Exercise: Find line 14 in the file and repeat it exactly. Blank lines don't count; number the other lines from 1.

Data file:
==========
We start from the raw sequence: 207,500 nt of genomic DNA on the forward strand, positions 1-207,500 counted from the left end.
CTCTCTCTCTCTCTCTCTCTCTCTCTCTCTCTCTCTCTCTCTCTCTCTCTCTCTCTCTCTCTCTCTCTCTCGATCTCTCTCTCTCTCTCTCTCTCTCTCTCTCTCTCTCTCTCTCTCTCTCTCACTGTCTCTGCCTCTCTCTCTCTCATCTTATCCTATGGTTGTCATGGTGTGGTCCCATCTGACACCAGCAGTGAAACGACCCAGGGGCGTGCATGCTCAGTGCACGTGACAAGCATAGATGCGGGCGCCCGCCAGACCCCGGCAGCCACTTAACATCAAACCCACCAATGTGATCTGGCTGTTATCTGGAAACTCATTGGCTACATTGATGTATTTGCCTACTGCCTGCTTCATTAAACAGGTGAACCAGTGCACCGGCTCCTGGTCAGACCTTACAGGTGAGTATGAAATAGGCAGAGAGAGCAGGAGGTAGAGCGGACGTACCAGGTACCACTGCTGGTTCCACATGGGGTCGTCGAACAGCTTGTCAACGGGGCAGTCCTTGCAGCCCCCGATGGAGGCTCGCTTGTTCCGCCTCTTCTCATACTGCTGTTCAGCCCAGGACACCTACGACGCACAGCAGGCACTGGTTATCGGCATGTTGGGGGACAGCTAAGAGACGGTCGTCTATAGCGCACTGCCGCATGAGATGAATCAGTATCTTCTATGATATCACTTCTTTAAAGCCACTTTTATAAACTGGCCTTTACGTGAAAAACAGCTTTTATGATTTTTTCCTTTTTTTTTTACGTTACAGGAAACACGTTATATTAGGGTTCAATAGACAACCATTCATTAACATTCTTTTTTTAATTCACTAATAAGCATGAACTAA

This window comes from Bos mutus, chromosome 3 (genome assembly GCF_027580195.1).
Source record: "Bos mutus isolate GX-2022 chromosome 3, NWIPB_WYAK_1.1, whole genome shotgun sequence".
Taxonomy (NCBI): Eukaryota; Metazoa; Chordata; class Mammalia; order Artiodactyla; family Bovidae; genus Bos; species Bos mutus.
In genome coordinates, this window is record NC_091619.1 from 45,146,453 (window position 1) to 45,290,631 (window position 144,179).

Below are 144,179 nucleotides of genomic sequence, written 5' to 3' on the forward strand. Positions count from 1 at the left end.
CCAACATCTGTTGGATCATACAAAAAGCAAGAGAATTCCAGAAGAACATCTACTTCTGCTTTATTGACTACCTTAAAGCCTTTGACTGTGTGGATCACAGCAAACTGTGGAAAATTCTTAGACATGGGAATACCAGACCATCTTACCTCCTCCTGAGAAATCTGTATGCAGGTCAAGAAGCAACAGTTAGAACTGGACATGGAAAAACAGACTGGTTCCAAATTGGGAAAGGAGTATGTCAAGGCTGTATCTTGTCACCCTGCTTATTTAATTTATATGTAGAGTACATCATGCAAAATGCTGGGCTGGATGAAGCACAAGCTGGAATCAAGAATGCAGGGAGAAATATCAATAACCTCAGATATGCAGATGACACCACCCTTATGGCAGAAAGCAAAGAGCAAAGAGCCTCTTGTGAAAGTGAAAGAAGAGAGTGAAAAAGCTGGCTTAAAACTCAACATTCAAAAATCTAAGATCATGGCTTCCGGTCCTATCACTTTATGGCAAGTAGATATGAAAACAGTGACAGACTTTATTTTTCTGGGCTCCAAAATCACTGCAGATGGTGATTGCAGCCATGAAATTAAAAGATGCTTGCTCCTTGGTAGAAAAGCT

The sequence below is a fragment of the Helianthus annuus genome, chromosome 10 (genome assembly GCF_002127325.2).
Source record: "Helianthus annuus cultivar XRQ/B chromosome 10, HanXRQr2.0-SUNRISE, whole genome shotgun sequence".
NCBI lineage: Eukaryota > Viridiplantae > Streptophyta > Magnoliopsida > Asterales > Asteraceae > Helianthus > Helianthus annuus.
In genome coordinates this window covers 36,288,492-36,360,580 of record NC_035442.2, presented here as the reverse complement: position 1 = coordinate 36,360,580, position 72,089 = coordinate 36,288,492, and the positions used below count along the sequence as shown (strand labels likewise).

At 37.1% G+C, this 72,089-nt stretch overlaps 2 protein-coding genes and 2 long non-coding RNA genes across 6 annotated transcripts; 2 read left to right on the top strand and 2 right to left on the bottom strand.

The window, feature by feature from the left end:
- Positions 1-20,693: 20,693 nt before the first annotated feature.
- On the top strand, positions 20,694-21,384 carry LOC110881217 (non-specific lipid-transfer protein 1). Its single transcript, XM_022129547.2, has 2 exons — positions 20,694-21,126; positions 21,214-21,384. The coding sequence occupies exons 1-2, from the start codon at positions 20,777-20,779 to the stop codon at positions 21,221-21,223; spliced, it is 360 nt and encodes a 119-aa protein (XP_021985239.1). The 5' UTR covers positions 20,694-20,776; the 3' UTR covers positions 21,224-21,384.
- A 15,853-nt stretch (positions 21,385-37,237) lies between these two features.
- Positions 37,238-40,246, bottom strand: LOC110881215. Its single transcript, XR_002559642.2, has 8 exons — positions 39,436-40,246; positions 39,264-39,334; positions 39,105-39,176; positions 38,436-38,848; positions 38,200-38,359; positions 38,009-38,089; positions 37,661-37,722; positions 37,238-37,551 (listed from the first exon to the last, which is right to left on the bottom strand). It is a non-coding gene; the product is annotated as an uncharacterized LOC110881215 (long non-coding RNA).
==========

The window, feature by feature from the left end: